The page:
Is there something wrong with finding diamonds in the rough? Bloom has done a pretty good job of it, and I'm not sure why you're griping about a minor league deal in the first place.So many moves that Chaim Bloom makes feel like he's trying to find that diamond in the rough. Here we go again. That this is a minor league deal makes it less objectionable. But really, the Sox don't already have minor league depth with as much upside?
Man, we should have traded Margot for Judge right then and there.For amusement purposes only.
from Baseball Prospectus Top Prospects 2017:
(an abridged list)
3. Andrew Benintendi
6. Austin Meadows
7. Victor Robles
9. Eloy Jimenez
12. Lewis Brinson
16. Clint Frazier
18. Manuel Margot
26. Cody Bellinger
31. Ronald Acuña
37. Kyle Tucker
42. Raimel Tapia
57. Juan Soto
63. Aaron Judge
66. Alex Verdugo
92. Hunter Renfroe
Well this is it. It looks like there are twoMaybe Duvall is the Verdugo replacement more or less, and the Sox add a starting SS?
The Red Sox have a new LFer and Verdugo isn't very good in CF or RF. And RF in his home park is a bit on the challenging side.I just don't get the desire to dump Verdugo.
Historically, he’s been fine in RF. Not good last year, but he was evidently hurt. The idea that he can’t play RF isn’t really supported by evidence IMO.The Red Sox have a new LFer and Verdugo isn't very good in CF or RF. And RF in his home park is a bit on the challenging side.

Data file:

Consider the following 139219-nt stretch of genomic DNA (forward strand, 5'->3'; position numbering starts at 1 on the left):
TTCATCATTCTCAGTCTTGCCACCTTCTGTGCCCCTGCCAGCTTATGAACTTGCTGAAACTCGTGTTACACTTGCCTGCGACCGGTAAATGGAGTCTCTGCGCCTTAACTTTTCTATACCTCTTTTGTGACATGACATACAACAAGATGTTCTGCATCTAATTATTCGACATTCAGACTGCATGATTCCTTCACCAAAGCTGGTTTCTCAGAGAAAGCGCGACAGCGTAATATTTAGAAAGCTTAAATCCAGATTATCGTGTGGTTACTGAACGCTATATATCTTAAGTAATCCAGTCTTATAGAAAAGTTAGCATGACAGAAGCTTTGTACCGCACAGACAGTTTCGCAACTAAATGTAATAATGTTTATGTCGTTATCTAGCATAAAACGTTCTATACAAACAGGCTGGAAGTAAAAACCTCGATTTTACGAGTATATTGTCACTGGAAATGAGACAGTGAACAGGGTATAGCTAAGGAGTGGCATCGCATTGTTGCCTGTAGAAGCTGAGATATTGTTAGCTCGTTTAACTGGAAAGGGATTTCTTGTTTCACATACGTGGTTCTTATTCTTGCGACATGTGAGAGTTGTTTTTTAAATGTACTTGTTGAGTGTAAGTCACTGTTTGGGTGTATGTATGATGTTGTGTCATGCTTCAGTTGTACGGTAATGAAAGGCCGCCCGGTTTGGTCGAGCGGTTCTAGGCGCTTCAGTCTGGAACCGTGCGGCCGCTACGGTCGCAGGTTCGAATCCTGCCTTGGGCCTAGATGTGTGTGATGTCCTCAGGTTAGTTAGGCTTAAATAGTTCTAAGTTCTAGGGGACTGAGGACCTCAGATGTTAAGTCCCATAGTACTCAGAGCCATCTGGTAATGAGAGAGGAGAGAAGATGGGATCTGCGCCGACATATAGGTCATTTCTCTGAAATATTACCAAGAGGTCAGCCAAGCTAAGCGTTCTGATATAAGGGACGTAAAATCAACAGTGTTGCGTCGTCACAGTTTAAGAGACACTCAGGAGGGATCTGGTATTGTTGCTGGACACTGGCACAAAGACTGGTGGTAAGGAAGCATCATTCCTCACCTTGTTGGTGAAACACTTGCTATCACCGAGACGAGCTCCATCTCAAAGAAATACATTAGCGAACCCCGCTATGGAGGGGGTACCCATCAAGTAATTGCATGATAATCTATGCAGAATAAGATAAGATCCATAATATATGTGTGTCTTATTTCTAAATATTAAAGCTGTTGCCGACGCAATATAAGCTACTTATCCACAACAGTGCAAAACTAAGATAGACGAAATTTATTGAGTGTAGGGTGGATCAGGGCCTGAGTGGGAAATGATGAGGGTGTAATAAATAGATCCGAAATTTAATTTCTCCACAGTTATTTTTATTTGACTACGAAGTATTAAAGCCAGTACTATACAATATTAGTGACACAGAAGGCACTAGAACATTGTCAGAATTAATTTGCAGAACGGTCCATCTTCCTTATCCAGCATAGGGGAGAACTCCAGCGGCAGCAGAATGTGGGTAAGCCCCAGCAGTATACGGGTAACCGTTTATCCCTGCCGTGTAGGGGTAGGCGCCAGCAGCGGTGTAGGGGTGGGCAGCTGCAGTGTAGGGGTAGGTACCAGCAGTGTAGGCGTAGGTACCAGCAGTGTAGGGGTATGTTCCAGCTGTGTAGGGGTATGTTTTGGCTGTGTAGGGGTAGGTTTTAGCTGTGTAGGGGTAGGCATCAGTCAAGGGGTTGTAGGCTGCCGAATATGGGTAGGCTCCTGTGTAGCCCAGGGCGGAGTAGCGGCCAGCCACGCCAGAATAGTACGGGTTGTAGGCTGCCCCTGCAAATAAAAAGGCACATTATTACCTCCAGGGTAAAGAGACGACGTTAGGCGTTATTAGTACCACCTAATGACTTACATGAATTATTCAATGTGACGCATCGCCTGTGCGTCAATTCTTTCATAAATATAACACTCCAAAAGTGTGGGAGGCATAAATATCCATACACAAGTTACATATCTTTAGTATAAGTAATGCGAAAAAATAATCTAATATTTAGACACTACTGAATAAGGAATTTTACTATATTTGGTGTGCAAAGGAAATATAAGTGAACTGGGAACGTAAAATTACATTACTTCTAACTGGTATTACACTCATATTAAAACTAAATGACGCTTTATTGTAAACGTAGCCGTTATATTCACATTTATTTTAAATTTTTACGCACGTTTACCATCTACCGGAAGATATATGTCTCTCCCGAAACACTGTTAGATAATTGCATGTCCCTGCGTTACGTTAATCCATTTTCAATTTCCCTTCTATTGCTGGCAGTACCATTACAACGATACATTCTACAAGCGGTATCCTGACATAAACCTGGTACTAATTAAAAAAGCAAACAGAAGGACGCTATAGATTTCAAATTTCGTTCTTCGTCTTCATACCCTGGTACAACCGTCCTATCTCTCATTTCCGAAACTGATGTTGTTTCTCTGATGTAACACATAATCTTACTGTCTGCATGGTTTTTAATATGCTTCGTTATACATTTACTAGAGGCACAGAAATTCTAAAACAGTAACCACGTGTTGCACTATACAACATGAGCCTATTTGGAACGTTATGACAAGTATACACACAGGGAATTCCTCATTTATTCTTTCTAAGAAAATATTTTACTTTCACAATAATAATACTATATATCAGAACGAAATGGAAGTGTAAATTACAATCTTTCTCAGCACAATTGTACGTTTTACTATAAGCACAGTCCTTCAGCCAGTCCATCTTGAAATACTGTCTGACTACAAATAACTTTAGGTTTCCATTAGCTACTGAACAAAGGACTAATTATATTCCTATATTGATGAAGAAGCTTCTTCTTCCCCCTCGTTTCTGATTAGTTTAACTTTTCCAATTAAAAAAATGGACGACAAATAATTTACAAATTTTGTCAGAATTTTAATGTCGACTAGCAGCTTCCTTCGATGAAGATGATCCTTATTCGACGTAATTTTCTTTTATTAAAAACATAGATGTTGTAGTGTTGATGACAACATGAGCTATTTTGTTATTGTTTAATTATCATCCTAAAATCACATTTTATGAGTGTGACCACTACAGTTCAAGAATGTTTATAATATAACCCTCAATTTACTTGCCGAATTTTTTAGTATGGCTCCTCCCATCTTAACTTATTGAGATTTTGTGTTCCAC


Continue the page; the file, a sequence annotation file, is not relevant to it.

Which isn't to say that teams can't Philly their way to success with bad defense, but I think it makes everything just a little bit harder.
He was -5 DRS in RF last year and the Red Sox just signed Duvall who is best in RF. Attributing all his poor fielding last year to injury is a bit of a reach, I think. Cora addressed some of this at the end of the season:Historically, he’s been fine in RF. Not good last year, but he was evidently hurt. The idea that he can’t play RF isn’t really supported by evidence IMO.
If the Red Sox aren't 100% confident that Verdugo will slim down and improve his baserunning and defense, and given that he probably won't be playing LF regularly, trading him now for a position of greater need (shortstop, of course) makes the most sense.“Yeah, he hit for average, but he can be a lot better baserunning, defensively,” Cora said. “He’s getting to that area in his career that’s, ‘Who is he gonna be?’ We talked about this with (Andrew Benintendi) a few years ago, right? You see the player he has become. (Benintendi) has become a better defender, a good hitter. I think Verdugo has the chance to hit for power, hit for average, but he can impact the game running the bases and playing defense.”
Verdugo has split his season between left field and right field but the numbers have not been encouraging in either spot. He ranks in the 12th percentile of all defenders in outs above average and in the 40th percentile in outfielder jump. His sprint speed, which averaged 27.5 ft/s in 2020 and 27 ft/s in 2021, is down to an average of 26.8 ft/s in 2022. By all metrics, the 26-year-old has been slower this year than in the past.
Cora noted that Verdugo spent much of the early part of the season banged up after fouling a ball off himself but also was heavier than in recent years. The Red Sox list him at 6-feet, 192 lbs. Cora said Verdugo tried to add some mass in order to hit for more power this season.
“He put on some weight, not in a bad way, but he got bigger, kind of like in the same narrative that happened with (Benintendi) in 2019,” Cora said. “Get bigger to hit for extra-base hits. In that sense, it cost him other aspects of the game.”